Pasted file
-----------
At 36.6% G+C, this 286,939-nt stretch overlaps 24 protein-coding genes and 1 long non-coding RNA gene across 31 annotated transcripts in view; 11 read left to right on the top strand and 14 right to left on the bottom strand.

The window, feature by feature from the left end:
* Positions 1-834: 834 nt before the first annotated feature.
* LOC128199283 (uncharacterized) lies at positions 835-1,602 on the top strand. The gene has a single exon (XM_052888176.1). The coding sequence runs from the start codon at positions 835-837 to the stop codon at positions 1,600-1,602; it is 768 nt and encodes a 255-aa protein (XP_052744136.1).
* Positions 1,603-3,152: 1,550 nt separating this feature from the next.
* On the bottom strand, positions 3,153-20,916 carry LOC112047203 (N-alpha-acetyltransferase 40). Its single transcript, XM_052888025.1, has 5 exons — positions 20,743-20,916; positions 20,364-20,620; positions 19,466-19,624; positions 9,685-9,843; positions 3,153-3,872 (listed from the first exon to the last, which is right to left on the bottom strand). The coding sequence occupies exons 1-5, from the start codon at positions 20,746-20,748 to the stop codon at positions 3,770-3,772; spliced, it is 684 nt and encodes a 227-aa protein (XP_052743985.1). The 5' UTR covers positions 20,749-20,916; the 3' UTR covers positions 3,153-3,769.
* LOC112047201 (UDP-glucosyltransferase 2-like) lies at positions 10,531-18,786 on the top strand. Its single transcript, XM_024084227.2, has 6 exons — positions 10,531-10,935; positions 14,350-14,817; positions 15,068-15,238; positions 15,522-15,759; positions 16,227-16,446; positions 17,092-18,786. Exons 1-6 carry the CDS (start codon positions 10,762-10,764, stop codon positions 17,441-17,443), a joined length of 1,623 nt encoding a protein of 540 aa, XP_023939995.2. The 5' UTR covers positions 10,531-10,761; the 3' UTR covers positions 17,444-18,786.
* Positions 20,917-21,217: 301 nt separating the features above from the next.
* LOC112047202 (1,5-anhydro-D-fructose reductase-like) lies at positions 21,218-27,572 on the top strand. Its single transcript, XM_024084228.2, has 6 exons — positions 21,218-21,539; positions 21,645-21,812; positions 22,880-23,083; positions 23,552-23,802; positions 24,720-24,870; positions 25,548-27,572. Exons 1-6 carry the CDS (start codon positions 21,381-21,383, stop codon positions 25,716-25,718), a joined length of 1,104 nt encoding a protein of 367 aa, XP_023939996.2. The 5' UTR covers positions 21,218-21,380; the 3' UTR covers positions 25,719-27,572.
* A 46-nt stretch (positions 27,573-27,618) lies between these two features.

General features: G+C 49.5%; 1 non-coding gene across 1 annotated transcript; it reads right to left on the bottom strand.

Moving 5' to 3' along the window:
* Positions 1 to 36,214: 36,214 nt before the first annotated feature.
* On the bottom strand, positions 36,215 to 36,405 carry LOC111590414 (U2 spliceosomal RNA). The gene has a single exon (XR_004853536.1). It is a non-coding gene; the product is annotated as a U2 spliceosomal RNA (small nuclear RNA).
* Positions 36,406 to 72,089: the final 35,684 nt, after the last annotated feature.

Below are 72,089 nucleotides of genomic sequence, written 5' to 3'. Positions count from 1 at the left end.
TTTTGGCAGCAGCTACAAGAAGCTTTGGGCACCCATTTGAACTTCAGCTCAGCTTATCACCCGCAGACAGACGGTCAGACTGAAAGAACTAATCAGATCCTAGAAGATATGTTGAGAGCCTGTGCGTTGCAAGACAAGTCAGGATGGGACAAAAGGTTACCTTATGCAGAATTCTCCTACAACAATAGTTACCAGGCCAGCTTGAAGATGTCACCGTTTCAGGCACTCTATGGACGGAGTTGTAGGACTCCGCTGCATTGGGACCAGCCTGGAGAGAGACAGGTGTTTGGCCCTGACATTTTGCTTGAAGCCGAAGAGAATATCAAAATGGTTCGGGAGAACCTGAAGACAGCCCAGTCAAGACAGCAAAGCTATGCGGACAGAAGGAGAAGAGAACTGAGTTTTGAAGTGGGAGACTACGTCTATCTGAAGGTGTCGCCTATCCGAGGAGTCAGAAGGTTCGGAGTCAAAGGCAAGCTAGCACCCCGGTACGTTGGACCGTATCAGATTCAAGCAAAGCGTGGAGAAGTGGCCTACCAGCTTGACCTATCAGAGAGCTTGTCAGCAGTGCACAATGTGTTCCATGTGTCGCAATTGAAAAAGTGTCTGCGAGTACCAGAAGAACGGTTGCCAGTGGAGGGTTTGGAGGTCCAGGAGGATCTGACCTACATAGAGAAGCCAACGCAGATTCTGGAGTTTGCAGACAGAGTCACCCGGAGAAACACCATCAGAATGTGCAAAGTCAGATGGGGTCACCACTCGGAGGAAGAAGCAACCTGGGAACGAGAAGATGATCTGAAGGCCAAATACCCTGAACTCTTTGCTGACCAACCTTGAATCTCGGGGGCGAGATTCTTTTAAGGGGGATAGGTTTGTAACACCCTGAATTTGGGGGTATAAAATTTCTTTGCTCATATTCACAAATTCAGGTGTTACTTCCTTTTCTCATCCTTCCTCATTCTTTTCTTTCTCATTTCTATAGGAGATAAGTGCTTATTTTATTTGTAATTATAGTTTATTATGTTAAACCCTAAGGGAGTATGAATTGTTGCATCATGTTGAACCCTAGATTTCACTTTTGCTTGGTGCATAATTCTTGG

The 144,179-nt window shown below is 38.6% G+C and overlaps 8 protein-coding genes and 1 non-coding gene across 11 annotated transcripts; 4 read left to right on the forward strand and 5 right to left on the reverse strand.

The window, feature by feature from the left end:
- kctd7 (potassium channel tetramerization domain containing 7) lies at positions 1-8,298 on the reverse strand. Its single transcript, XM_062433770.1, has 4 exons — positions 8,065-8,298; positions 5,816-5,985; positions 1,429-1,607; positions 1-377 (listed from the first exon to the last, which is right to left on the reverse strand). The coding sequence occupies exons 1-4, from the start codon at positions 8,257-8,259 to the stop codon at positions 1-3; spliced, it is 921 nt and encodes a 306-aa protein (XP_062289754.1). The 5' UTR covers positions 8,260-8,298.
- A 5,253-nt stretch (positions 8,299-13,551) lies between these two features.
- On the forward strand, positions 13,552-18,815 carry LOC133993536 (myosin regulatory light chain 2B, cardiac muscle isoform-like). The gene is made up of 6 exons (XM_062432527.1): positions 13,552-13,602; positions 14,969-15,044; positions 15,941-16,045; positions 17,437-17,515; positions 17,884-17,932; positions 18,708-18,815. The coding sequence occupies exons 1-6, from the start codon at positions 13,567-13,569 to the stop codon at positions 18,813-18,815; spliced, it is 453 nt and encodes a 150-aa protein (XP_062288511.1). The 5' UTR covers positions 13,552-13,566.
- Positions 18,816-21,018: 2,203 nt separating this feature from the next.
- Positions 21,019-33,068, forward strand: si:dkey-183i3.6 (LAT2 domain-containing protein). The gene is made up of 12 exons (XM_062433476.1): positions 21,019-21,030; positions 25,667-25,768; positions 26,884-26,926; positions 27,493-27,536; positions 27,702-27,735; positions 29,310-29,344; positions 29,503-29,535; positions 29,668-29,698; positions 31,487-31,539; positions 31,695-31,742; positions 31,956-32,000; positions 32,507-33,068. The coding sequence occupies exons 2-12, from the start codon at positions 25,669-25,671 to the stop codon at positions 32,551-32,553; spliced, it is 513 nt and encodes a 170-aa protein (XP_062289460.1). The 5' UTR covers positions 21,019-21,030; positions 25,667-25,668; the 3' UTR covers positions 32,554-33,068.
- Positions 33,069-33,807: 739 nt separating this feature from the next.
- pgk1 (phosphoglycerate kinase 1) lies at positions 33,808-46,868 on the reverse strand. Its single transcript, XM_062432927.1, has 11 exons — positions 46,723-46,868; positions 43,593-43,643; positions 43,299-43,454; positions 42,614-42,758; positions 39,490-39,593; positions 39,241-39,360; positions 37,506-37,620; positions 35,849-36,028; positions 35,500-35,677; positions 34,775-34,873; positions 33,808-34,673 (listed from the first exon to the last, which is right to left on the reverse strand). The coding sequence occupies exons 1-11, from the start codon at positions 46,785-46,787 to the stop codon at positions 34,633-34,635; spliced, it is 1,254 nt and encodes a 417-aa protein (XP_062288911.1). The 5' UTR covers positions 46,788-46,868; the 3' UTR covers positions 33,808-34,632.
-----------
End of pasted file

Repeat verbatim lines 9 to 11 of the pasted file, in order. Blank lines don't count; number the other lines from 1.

* LOC112047202 (1,5-anhydro-D-fructose reductase-like) lies at positions 21,218-27,572 on the top strand. Its single transcript, XM_024084228.2, has 6 exons — positions 21,218-21,539; positions 21,645-21,812; positions 22,880-23,083; positions 23,552-23,802; positions 24,720-24,870; positions 25,548-27,572. Exons 1-6 carry the CDS (start codon positions 21,381-21,383, stop codon positions 25,716-25,718), a joined length of 1,104 nt encoding a protein of 367 aa, XP_023939996.2. The 5' UTR covers positions 21,218-21,380; the 3' UTR covers positions 25,719-27,572.
* A 46-nt stretch (positions 27,573-27,618) lies between these two features.

General features: G+C 49.5%; 1 non-coding gene across 1 annotated transcript; it reads right to left on the bottom strand.